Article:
Why did BFAH quit pushing NHTSA for a more thorough investigation of the Explorer?
Lampe: We did what we thought we needed to do. We did what our conscience told us we needed to do. NHTSA has made its decision. We needed to get on with our lives and do what we know how to do best.
What is BFAH’s current relationship with Ford? What kind of communications have you had with Ford? Were you surprised by Bill Ford’s TV commercial that specifically mentioned Harvey Firestone’s relationship with his grandfather?
Lampe: We have daily contact with Ford at the account level. Our other departments communicate with Ford when it’s necessary. I’ve been up there a couple of times. I don’t think I can classify our relationship as totally mended or like it was three years ago. It’s obvious that I can’t say that. We are talking. We are looking at mutual opportunities. We’re keeping each other informed of things that would impact both companies. So the relationship is as good as I could expect it to be at this time. Would I like to see it progress? Yes, I would. That was one of the other difficult things. Closing Decatur certainly had to be the most difficult thing I faced, but deciding to cease doing business with somebody we’ve did business with for a hundred years was also very painful.
I thought Bill Ford’s ads were very classy. He didn’t have to do that commercial that way. He could’ve done that same commercial and talked about his great-grandfather and Thomas Edison and the first SUV and never mentioned Harvey Firestone’s name and probably 95% of the people wouldn’t ever have realized it. But it was an important part of history, it was an important relationship between those two men. I think he told the right story and I admire him for it.
From a unit sales standpoint, how has the Firestone brand rebounded over the last two years?
Lampe: Firestone, on the consumer side, was impacted significantly. We really never saw any impact to our other Firestone brand business, for instance, in agricultural tires, OTR tires or truck tires. The real impact was the consumer business. Like I said, we’re much further along with our Firestone sales than we thought we would be at this point in time. It’s very encouraging. The people out there who said the Firestone brand couldn’t survive didn’t know us, didn’t know the history of the brand, didn’t know the loyalty of our dealers, and didn’t know the dedication of our employees. The Firestone brand is going to survive, and it will continue to be one of our two major brands.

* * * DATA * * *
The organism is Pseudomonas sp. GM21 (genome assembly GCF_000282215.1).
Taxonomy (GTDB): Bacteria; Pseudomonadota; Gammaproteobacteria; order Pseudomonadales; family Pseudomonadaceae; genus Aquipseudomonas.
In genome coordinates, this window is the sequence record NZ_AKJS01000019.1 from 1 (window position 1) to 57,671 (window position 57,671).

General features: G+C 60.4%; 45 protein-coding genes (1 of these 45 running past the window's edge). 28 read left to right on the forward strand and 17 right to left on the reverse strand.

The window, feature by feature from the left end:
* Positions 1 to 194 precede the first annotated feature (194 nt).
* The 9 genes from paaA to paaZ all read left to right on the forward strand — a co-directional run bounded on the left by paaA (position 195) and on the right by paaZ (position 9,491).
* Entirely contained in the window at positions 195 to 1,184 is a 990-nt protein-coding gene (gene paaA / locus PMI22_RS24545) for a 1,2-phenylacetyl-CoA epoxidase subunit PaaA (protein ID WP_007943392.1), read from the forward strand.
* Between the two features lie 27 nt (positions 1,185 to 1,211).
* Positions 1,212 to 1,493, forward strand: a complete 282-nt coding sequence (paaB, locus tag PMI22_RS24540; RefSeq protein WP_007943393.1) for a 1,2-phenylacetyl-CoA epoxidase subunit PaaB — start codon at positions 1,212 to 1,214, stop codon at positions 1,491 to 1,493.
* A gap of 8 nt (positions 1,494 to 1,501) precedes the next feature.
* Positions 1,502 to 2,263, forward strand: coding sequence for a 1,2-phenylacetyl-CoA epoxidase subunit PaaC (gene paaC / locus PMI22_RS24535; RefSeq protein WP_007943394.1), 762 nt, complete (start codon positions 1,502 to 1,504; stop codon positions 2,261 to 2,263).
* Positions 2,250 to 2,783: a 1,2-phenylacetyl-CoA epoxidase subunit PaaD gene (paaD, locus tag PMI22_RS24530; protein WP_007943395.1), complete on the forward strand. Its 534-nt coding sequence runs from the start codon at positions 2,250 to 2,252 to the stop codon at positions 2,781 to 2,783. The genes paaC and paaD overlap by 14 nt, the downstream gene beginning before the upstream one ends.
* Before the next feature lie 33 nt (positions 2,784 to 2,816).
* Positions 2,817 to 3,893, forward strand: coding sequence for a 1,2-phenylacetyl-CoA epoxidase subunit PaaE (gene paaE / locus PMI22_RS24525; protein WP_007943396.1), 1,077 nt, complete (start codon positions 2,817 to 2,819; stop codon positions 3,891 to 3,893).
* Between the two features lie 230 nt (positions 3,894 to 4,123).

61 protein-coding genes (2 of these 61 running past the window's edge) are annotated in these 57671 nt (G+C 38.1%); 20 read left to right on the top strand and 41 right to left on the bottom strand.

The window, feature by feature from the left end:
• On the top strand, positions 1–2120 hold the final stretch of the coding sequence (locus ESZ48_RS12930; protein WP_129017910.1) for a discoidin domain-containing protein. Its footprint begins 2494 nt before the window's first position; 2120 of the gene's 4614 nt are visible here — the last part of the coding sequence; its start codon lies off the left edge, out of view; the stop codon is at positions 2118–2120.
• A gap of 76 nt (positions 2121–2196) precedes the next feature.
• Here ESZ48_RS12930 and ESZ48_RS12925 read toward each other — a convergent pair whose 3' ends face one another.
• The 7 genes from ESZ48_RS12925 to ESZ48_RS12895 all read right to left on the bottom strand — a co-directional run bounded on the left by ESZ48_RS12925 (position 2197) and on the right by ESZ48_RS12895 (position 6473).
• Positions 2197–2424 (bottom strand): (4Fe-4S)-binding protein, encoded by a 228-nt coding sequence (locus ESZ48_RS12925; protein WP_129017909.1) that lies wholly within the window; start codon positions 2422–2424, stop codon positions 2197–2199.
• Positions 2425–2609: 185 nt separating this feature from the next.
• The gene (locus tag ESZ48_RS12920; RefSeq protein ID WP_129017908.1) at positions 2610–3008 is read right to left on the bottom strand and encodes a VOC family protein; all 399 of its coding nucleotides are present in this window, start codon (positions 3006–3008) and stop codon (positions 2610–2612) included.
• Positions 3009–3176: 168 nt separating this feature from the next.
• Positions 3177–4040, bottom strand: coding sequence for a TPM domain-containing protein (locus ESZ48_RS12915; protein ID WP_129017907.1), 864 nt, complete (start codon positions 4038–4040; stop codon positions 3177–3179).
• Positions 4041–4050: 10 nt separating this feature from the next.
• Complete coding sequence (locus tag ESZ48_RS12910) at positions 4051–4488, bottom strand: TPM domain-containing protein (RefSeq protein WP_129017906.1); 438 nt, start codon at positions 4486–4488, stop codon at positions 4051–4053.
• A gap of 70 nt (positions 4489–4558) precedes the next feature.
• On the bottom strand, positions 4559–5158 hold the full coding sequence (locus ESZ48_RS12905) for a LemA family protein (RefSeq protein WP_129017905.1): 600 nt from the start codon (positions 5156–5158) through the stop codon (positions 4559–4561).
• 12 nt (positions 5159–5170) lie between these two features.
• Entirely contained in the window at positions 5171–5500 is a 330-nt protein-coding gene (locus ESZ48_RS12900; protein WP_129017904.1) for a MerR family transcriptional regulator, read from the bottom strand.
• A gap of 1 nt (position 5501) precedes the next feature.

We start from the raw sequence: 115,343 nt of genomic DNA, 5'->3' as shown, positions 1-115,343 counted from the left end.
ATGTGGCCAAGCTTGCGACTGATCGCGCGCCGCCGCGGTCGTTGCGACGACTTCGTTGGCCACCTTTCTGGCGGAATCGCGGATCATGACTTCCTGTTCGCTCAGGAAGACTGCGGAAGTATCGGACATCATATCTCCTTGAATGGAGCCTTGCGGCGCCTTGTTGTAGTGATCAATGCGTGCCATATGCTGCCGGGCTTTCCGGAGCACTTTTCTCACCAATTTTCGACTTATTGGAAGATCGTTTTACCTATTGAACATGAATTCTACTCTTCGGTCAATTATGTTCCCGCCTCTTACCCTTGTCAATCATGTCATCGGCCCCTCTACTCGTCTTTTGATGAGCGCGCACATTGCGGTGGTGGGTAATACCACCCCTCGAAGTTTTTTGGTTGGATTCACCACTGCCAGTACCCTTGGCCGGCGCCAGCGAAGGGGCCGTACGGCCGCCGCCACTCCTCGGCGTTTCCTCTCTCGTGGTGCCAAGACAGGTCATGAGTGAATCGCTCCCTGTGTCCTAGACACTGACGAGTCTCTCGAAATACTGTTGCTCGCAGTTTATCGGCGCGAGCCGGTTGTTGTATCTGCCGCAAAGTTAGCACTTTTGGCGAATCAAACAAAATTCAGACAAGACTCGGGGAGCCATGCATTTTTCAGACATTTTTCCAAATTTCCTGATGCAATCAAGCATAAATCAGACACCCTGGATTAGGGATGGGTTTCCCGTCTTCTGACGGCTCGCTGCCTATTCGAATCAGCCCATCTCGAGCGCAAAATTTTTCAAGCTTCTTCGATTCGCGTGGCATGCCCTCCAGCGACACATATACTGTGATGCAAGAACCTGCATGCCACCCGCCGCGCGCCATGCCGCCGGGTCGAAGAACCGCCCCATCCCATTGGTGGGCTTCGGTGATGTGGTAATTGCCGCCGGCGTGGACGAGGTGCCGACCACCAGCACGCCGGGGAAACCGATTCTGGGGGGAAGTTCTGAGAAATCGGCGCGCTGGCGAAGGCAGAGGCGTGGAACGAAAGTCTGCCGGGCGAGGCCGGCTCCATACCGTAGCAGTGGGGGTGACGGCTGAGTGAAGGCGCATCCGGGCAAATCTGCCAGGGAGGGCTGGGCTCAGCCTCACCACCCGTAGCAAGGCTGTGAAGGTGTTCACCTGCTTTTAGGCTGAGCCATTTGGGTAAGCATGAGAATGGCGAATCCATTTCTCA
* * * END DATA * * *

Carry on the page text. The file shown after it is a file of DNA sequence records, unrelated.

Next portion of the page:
Do you think BFAH took too big a hit in the fall-out from the recall?
Lampe: Yeah, I do. Sure I do. I think there was a lot of media hysteria. I think there were a lot of things said without a lot of substantiation to them. I think the thing that gets forgotten is that we felt there was an issue — we didn’t know exactly what the issue was, what the extent of it was, or whether it was the tire or something else — and we decided to recall an overly inclusive population of tires in the interest of public safety. You would have thought that we did the worst thing in the world. And for the first time in the history of the tire industry, I believe, a tiremaker said, ‘We need to get this done, we need to get these tires off the road, so let’s open this up to everybody and let competitor tires on.’ Did anyone say that was a good thing to do? No, you never heard any of that. So, am I disappointed, do I think we took a lot of unfair and unduly harsh criticism? Yes I do. I feel that from our employees and from our customers. But you play the hand you’re dealt and do the best you can.
From an overall perspective — not just from BFAH’s viewpoint — what other reforms need to come out of all of this?